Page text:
7. #7
    Oyagoi yerrag's Avatar
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    This is a topic that rarely gets discussed. Experience plays a part here, but it helps if the keeper is observant, and doesn't fall into the trap of making observations fit into conclusions already shaped by beliefs shared or taught by others. Others may be correct insofar as their own locales and the corresponding climate and weather patterns are concerned. I'm also making changes in how I feed this year. I've been working on the one remaining koi I have that has a pigeon belly. It is a work in progress, but its confirmation has improved so much that I feel I am in the right direction. I was feeding the same amount throughout the year in the mistaken belief that we have an eternal summer here, from the perspective of a temperate region with winters. Now my thinking has changed and I have a seasonal 'fasting' period in my tropical climate. I don't have a natural winter for fasting, and as I begin to conclude the summer fasting period, I find it has benefited the confirmation of my drop belly asagi in particular, and perhaps the other koi in my pond in general. Come the rainy or monsoon season, I will commence my growth protocol. The frequent rains will be very helpful as it allows the pond to take more nitrogen from heavier feeding. Keeping ammonia, nitrites, and nitrates low, will also help growth. That bacterial levels are lowered by dilution with rain also helps greatly. Of course, I continue cleaning my filter, with special attention to the filter bottom, to keep anaerobic bacteria from proliferating. The less energy spent by koi to ward off pathogens, the more energy directed towards growth (and also coloration). Seeing koi with a hearty appetite, and swimming energetically in contentment, in clear pond water, is a visual conformation of us doing what needs to be done.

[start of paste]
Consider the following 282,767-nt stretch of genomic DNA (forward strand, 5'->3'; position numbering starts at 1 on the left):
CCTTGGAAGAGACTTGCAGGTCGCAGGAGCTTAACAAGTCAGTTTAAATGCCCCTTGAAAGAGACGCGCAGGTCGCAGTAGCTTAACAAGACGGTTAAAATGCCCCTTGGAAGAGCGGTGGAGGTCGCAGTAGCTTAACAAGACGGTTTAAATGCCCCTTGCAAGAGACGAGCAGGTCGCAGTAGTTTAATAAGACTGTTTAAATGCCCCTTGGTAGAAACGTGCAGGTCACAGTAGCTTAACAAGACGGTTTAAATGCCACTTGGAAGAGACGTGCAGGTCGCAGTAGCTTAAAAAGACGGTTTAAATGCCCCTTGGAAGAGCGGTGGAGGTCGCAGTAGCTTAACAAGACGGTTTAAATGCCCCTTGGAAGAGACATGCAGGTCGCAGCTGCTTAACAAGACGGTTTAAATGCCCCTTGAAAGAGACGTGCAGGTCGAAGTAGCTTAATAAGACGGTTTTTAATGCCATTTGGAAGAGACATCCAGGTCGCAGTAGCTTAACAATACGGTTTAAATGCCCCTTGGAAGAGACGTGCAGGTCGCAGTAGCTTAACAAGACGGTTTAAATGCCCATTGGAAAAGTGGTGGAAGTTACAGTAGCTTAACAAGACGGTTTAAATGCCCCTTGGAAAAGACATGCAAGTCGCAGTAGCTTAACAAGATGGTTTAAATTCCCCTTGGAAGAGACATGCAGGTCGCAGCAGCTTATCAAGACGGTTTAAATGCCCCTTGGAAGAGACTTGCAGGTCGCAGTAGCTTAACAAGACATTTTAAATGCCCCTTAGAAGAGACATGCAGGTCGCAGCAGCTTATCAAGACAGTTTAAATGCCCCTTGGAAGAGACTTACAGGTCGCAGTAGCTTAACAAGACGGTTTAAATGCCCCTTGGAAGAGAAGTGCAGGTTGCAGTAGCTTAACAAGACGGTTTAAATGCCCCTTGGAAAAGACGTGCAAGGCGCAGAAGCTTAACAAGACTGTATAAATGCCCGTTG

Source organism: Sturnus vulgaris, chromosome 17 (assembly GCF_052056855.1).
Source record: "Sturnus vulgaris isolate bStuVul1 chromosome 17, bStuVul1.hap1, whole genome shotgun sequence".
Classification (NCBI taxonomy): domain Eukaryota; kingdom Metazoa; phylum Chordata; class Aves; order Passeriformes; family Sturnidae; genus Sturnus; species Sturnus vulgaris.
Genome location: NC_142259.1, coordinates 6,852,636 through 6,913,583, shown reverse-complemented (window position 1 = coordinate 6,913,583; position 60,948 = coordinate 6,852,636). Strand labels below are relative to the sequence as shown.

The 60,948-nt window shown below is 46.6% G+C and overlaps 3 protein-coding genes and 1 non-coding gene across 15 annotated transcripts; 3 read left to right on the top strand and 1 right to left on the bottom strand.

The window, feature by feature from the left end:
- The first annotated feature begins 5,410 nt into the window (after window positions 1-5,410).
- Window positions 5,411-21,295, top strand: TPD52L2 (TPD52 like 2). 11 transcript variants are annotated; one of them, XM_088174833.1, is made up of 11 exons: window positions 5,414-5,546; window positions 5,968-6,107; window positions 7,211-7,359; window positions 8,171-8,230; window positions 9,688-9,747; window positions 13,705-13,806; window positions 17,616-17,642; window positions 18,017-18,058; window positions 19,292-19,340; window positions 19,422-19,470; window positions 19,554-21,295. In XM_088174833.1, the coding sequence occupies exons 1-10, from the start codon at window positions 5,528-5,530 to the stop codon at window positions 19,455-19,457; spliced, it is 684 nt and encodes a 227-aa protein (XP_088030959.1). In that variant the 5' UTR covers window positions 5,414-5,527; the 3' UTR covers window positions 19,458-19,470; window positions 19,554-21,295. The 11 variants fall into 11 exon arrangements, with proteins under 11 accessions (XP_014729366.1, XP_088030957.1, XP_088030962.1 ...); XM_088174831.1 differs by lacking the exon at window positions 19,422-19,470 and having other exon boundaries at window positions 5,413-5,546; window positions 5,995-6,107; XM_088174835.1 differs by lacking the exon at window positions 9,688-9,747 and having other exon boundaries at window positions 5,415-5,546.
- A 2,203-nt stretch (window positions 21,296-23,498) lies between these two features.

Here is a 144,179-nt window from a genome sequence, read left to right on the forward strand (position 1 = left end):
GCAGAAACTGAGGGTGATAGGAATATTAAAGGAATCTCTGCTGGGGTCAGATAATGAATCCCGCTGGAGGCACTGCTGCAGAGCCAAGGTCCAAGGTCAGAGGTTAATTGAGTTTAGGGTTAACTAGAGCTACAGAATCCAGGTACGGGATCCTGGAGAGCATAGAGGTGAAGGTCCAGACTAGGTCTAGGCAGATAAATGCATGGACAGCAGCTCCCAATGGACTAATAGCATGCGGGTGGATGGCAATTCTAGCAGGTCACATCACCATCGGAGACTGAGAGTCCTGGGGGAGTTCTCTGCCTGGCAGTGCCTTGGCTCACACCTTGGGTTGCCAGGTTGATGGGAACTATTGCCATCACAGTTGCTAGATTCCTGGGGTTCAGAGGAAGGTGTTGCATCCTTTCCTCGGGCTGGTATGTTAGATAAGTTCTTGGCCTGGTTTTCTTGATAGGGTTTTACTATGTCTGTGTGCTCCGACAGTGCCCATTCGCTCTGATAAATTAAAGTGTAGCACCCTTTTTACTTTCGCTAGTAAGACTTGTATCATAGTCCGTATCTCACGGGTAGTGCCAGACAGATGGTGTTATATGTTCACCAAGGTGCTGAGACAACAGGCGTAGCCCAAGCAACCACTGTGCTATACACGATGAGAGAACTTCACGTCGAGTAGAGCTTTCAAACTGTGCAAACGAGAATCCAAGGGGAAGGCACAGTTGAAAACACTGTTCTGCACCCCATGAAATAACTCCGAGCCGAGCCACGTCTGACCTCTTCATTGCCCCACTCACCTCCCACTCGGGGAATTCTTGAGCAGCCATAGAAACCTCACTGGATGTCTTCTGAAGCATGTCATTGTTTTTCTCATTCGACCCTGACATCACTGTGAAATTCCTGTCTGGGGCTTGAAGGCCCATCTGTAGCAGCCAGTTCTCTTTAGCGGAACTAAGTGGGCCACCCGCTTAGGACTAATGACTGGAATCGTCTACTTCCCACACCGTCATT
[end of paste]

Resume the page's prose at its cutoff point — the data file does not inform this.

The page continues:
8. #8
    Daihonmei dick benbow's Avatar
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    I was reminded recently about mentioning missing a day, when my cat underwent surgery. We had to starve him 10 1/2 hrs before his surgery. As he recovered the next day, good Lord, he ate twice as much as normal and the next few days continued to act as if he'd fasted those days as well.